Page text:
A main advantage of the present invention is its small size. One less bitline and transfer transistor offers substantial array area savings at a time in the semiconductor industry/art when entire processors and memory are competing for the same silicon. The present invention advantageously overcomes the problems faced by the single ended five device predecessor. The `WRITEBUMP` port 52 simplifies writing a `1` and makes the `WRITE` operation more reliable than had previously been accomplished. Further reduction in cell size with the substitution of one of the two PMOS load transistors in the single ended five transistor CMOS SRAM cell (FIG. 2) with a poly load/pullup resistor (FIG. 5--four transistor CMOS SRAM cell) offers an additional level of silicon density improvement without any significant adverse performance impact and with less power dissipation than the more common two resistor R-load cell (FIG. 3).

There has thus been shown a four device SRAM cell with a single bitline which reduces the number of devices required for implementing a static memory latch for storing binary data. The four device SRAM cell further reduces the number of bitlines required from 2 to 1 for writing data to and reading data from the static memory latch/cell. The resultant memory cell improves a silicon area savings and furthermore provides for a more cost effective memory.

While the invention has been particularly shown and described with reference to specific embodiments thereof, it will be understood by those skilled in the art that various changes in form and detail may be made thereto, and that other embodiments of the present invention beyond embodiments specifically described herein may be made or practice without departing from the spirit of the invention.

Similarly, other changes, combinations and modifications of the presently disclosed embodiments will also become apparent. The embodiments disclosed and the details thereof are intended to teach the practice of the invention and are intended to be illustrative and not limiting. Accordingly, such apparent but undisclosed embodiments, changes, combinations, and modifications are considered to be within the spirit and scope of the present invention as limited solely by the appended claims.

Patent Citations
Cited PatentFiling datePublication dateApplicantTitle
US5805496 *Dec 27, 1996Sep 8, 1998International Business Machines CorporationFour device SRAM cell with single bitline
Referenced by
Citing PatentFiling datePublication dateApplicantTitle
US6275433Aug 30, 2000Aug 14, 2001Micron Technology, Inc.Four transistor SRAM cell with improved read access
US6366493Oct 24, 2000Apr 2, 2002United Microelectronics Corp.Four transistors static-random-access-memory cell
US6429487Jan 8, 2001Aug 6, 2002Mitsubishi Denki Kabushiki KaishaSemiconductor device having gate to body connection
US6538954Jul 10, 2001Mar 25, 2003Mitsubishi Denki Kabushiki KaishaMulti-port static random access memory equipped with a write control line
US6590817Jul 23, 2001Jul 8, 2003Micron Technology, Inc.6F2 DRAM array with apparatus for stress testing an isolation gate and method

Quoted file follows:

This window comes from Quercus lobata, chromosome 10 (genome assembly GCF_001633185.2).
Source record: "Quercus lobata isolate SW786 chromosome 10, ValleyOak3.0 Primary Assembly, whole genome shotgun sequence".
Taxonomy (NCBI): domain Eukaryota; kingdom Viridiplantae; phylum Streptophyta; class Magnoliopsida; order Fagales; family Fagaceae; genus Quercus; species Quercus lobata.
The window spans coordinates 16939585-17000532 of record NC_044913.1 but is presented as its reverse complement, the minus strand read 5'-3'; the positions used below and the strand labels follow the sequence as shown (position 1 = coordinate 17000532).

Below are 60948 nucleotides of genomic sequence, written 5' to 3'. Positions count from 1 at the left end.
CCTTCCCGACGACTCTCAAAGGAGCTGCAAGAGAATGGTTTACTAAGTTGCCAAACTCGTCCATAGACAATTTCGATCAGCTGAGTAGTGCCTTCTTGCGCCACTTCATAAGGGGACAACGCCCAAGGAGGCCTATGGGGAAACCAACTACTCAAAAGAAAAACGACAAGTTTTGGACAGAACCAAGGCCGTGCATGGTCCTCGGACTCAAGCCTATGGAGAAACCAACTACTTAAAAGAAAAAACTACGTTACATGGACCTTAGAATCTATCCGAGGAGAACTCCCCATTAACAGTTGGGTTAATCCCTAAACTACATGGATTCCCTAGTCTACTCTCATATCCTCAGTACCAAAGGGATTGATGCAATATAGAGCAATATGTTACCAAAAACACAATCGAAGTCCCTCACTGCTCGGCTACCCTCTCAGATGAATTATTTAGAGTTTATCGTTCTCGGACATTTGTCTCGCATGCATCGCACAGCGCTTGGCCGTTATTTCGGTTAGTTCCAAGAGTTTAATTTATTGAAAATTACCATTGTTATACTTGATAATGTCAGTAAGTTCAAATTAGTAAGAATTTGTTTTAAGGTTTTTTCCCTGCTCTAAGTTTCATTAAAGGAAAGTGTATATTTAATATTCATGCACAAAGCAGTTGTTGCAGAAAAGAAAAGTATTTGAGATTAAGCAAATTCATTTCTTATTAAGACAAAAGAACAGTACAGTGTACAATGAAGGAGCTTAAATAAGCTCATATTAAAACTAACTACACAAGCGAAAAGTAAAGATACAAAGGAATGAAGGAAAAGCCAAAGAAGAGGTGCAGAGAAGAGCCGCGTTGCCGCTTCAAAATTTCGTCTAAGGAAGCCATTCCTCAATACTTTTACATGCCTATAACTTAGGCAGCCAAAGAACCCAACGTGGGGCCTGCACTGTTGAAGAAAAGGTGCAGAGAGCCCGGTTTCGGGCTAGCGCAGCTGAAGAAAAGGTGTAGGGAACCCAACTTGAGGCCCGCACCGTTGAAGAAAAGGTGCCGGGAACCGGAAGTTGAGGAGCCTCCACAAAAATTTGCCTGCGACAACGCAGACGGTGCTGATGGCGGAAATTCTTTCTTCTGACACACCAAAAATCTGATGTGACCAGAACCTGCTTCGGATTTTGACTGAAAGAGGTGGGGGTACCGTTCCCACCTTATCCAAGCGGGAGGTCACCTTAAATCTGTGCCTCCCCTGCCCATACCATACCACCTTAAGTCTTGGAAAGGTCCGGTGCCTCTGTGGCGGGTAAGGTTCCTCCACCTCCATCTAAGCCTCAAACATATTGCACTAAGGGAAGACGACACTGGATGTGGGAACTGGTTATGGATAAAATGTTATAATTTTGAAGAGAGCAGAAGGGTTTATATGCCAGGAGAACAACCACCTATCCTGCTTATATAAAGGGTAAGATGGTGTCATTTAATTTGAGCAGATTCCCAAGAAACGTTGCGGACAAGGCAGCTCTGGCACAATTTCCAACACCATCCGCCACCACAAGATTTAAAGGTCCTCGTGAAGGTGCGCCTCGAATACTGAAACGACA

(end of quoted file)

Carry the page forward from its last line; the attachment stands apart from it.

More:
US6614124Nov 28, 2000Sep 2, 2003International Business Machines CorporationSimple 4T static ram cell for low power CMOS applications
US6735132May 16, 2003May 11, 2004Micron Technology, Inc.6F2 DRAM array with apparatus for stress testing an isolation gate and method
US6813180Aug 8, 2003Nov 2, 2004Micron Technology, Inc.Four terminal memory cell, a two-transistor sram cell, a sram array, a computer system, a process for forming a sram cell, a process for turning a sram cell off, a process for writing a sram cell and a process for reading data from a sram cell
US6870750Apr 30, 2004Mar 22, 2005Micron Technology, Inc.DRAM array and computer system
US6919254Jun 10, 2003Jul 19, 2005Micron Technology, Inc.Computer systems, processes for forming a SRAM cell, processes for turning a SRAM cell off, processes for writing a SRAM cell and processes for reading data from a SRAM cell
US6967875Apr 21, 2003Nov 22, 2005United Microelectronics Corp.Static random access memory system with compensating-circuit for bitline leakage
US6999351Apr 7, 2004Feb 14, 2006Micron Technology, Inc.Computer systems, processes for turning a SRAM cell off, and processes for writing a SRAM cell and processes for reading data from a SRAM cell
US6999362Oct 26, 2004Feb 14, 2006Micron Technology, Inc.Method of stress-testing an isolation gate in a dynamic random access memory
US7164597Aug 5, 2005Jan 16, 2007Micron Technology, Inc.Computer systems
US7180802Jun 30, 2005Feb 20, 2007Micron Technology, Inc.Method of stress-testing an isolation gate in a dynamic random access memory
US7957178 *Sep 12, 2008Jun 7, 2011Texas Instruments IncorporatedStorage cell having buffer circuit for driving the bitline
Classifications
U.S. Classification365/188, 365/154, 365/189.04
International ClassificationG11C11/41
Cooperative ClassificationG11C11/41
European ClassificationG11C11/41
Legal Events
DateCodeEventDescription
Feb 26, 2008FPExpired due to failure to pay maintenance fee
Effective date: 20080104
Jan 4, 2008LAPSLapse for failure to pay maintenance fees
Jul 16, 2007REMIMaintenance fee reminder mailed
Jul 23, 2003REMIMaintenance fee reminder mailed
Jun 30, 2003FPAYFee payment
Year of fee payment: 4